When Bezalel was building the items that God told Moses to make for the Tabernacle, one of the items was a “laver”. Some modern depictions of the bronze laver look something like a large commercial coffee urn with multiple spigots. The laver was part of the process the priests would go through each time they served, each time they would approach God. The laver provided water to wash what was dirty. It’s not that God is a germaphobe, there is a deeper kind of cleansing that God is interested in when we draw near to Him. Moses recorded that Bezalel made it … from the bronze mirrors of the serving women who assembled at the door of the tabernacle of meeting (Exodus 38:8). Ancient mirrors weren’t made of glass, but of finely polished bronze. With a laver made of mirrors, I imagine the priests could see themselves when they washed.
James tells us a little something about another mirror when he writes, “But be doers of the word, and not hearers only, deceiving yourselves. For if anyone is a hearer of the word and not a doer, he is like a man observing his natural face in a mirror; for he observes himself, goes away, and immediately forgets what kind of man he was. But he who looks into the perfect law of liberty and continues in it, and is not a forgetful hearer but a doer of the work, this one will be blessed in what he does” (James1:22-25). Beloved, when you open God’s Word, do you see yourself in the reflection? Do you know what needs to be washed? Take a look in the mirror. Be careful to do what it says.
I am so awesome. You did know that I’m awesome, didn’t you? Sometimes when I think about my own accomplishments, I just amaze myself. Just the other day I ordered one of my many employees to do the most embarrassing thing, and you should have seen the look on his face as he reluctantly obeyed his boss. Awesome, right? Sometimes my greatness is most apparent when I pick some unsuspecting person to compare myself to, and I realize just how amazing I am. Why just the other day I challenged a five year old to a basketball game, and I bet you can’t guess who won! I am just so awesome.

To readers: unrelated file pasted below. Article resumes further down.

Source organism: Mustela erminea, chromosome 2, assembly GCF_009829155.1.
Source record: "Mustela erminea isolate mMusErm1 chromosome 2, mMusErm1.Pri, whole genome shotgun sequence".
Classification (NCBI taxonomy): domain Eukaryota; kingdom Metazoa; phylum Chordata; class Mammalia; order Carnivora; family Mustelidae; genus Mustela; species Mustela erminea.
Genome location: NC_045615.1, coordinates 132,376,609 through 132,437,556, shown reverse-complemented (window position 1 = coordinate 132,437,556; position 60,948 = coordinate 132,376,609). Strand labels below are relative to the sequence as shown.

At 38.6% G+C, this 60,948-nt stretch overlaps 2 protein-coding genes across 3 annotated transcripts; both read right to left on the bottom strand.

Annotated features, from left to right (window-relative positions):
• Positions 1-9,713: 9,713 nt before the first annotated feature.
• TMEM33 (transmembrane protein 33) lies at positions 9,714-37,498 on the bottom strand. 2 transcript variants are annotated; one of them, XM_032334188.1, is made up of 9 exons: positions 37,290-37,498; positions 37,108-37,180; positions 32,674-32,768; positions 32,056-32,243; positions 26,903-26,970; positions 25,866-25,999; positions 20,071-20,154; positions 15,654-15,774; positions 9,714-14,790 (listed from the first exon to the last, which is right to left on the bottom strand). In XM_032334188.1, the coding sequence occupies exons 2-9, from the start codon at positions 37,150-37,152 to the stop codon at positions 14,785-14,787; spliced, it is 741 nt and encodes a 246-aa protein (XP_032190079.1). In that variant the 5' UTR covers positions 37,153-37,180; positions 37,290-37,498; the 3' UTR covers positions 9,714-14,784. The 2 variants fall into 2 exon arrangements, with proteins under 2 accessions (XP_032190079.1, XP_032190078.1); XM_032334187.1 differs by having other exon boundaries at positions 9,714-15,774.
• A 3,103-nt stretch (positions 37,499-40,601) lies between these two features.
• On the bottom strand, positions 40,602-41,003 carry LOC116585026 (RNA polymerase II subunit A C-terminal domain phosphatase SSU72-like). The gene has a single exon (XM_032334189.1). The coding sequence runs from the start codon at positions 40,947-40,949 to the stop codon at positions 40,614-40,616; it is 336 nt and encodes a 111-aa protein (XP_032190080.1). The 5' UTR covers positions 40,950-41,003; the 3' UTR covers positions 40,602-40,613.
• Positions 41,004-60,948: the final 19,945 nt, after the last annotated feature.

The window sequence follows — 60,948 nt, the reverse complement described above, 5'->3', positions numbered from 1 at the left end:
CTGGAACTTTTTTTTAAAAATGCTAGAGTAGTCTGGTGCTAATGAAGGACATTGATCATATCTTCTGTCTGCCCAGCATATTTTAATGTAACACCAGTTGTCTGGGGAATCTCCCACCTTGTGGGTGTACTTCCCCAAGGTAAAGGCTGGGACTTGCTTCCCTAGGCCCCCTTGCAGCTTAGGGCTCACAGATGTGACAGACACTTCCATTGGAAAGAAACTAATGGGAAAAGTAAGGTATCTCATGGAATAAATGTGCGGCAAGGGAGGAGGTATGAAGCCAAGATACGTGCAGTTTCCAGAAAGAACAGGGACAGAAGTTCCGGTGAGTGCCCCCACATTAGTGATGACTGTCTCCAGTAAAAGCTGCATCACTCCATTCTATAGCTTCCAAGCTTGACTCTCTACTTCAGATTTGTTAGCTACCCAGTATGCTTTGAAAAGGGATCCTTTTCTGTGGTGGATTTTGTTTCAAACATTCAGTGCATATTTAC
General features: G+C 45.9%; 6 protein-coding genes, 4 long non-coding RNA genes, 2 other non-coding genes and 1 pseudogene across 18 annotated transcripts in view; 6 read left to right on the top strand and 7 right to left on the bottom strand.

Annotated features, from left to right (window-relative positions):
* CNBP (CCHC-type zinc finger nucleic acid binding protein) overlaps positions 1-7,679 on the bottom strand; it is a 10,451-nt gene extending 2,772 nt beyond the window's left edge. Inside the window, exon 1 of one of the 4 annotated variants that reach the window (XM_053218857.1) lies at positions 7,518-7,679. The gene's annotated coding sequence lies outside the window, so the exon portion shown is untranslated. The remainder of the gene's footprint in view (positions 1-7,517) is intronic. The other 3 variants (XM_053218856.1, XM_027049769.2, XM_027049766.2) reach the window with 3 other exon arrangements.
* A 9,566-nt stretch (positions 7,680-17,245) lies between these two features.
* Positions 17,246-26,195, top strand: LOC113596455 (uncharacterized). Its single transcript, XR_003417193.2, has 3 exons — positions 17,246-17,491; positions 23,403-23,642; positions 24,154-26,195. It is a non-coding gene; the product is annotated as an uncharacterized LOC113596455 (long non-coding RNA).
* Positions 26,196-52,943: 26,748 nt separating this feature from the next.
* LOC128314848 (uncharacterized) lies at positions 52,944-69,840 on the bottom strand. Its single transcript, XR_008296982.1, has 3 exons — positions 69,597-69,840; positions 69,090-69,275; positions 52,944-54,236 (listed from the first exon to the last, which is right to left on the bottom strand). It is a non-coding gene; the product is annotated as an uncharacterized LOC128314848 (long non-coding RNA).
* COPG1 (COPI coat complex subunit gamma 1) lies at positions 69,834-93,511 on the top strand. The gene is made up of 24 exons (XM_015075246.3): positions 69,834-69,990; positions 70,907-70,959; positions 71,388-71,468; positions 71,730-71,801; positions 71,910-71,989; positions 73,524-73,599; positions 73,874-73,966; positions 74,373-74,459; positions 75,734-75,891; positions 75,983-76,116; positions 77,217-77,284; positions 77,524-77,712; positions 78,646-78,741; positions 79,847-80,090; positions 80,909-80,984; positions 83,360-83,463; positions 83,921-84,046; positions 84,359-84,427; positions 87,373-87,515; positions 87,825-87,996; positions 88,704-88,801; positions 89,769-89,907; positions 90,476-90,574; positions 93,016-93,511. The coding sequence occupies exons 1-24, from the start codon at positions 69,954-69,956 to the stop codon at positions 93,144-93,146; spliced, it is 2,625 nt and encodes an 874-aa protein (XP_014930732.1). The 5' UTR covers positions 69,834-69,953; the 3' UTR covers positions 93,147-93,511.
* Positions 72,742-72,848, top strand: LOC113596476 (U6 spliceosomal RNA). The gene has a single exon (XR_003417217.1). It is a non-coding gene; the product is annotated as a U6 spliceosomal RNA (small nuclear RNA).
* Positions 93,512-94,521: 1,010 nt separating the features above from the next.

Jesus’ disciples were a little like me. On one of their trips, the fellows had apparently been in some sort of rigorous debate. When Jesus asked what they had been talking about, things got unusually quiet. They had been debating which one of them was the greatest.
And He sat down, called the twelve, and said to them, “If anyone desires to be first, he shall be last of all and servant of all.” (Mark 9:35)
If I think my measure of awesomeness is based on how many people I can order around, I’m mistaken. If I think my measure of total coolness is based on my ability to crush others to win in the race, I have a problem.
Jesus seems to think that greatness is about being last. It’s about serving. It’s about putting others first. Get yourself out of the picture and stop trying to be “something”. Just serve Jesus. Just serve others. That’s what makes true awesomeness.